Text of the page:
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step

System object: phased.RangeResponse
Package: phased

Range response

Description

Note

Instead of using the step method to perform the operation defined by the System object™, you can call the object with arguments, as if it were a function. For example, y = step(obj,x) and y = obj(x) perform equivalent operations.

[resp,rnggrid] = step(response,x) computes the range response, resp, for the input signal, x, and the range values, rnggrid, corresponding to the response. This syntax applies when you set RangeMethod to 'FFT' and DechirpInput to false. This syntax assumes that the input signal has already been dechirped. This syntax is most commonly used with FMCW signals.

[resp,rnggrid] = step(response,x,xref) computes the range response of the input signal, x using the reference signal, xref. This syntax applies when you set RangeMethod to 'FFT' and DechirpInput to true. Often, the reference signal is the transmitted signal. This syntax assumes that the input signal has not been dechirped. This syntax is most commonly used with FMCW signals.

example

[resp,rnggrid] = step(response,x,coeff) computes the range response of x using the matched filter coeff. This syntax applies when you set RangeMethod to 'Matched filter'. This syntax is most commonly used with pulsed signals.

Note

The object performs an initialization the first time the object is executed. This initialization locks nontunable properties and input specifications, such as dimensions, complexity, and data type of the input data. If you change a nontunable property or an input specification, the System object issues an error. To change nontunable properties or inputs, you must first call the release method to unlock the object.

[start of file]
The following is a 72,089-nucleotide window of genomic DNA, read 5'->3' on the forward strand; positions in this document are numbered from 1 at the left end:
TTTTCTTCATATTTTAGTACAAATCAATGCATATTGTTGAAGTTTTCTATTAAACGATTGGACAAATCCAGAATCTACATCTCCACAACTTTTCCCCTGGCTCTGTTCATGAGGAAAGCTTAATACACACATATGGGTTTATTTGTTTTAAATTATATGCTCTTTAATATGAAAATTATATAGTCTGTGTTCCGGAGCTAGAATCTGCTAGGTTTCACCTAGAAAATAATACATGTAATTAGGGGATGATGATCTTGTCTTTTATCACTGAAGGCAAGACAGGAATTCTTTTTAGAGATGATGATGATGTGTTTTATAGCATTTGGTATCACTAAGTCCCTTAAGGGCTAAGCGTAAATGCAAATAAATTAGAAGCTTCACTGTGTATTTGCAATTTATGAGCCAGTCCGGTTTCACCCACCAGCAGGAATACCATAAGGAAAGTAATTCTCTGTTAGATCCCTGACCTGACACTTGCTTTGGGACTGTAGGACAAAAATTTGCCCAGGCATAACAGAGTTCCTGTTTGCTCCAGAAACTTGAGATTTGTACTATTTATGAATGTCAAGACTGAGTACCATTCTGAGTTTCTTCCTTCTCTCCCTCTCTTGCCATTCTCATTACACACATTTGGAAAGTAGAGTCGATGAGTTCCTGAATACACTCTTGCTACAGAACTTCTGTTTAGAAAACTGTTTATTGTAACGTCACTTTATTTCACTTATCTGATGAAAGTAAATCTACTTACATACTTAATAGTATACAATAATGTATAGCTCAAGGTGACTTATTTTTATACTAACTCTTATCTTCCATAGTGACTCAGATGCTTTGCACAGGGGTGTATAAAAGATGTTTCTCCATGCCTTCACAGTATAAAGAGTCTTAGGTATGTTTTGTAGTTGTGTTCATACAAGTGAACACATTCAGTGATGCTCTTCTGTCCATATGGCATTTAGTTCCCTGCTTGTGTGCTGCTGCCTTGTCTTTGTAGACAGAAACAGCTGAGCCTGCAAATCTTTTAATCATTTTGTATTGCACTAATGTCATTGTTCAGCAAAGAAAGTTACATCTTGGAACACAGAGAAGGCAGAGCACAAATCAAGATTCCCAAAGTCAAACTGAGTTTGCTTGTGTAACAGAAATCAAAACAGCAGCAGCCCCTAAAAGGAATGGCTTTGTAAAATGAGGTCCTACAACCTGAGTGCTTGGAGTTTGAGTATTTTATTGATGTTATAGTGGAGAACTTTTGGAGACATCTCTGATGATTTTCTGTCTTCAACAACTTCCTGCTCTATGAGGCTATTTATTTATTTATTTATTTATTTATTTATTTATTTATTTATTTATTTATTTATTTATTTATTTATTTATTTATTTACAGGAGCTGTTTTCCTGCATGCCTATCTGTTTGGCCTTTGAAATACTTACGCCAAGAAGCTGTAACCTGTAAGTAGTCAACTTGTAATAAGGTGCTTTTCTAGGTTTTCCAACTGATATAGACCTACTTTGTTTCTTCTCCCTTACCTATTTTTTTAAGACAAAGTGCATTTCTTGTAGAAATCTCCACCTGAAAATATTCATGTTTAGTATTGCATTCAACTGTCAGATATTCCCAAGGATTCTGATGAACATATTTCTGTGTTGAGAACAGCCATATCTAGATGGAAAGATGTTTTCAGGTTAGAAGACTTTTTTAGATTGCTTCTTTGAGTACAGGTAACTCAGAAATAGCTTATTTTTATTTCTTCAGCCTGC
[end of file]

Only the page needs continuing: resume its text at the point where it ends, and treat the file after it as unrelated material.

Input Arguments

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Range response, specified as a phased.RangeResponse System object.

Example: phased.RangeResponse

Input radar data cube, specified as a complex-valued K-by-1 column vector, a K-by-L matrix, or K-by-N-by-L array.

  • K is the number of fast-time or range samples.

  • N is the number of independent spatial channels such as sensors or directions.

  • L is the slow-time dimension that corresponds to the number of pulses or sweeps in the input signal.

See Radar Data Cube.

Each K-element fast-time dimension is processed independently.

For FMCW waveforms with a triangle sweep, the sweeps alternate between positive and negative slopes. However, phased.RangeResponse is designed to process consecutive sweeps of the same slope. To apply phased.RangeResponse for a triangle-sweep system, use one of the following approaches:

  • Specify a positive SweepSlope property value, with x corresponding to upsweeps only. After obtaining the Doppler or speed values, divide them by 2.

  • Specify a negative SweepSlope property value, with x corresponding to downsweeps only. After obtaining the Doppler or speed values, divide them by 2.

The size of the first dimension of the input matrix can vary to simulate a changing signal length. A size change can occur, for example, in the case of a pulse waveform with variable pulse repetition frequency.

Data Types: single | double
Complex Number Support: Yes

Reference signal used for dechirping, specified as a complex-valued K-by-1 column vector. The number of rows must equal the length of the fast-time dimension of x.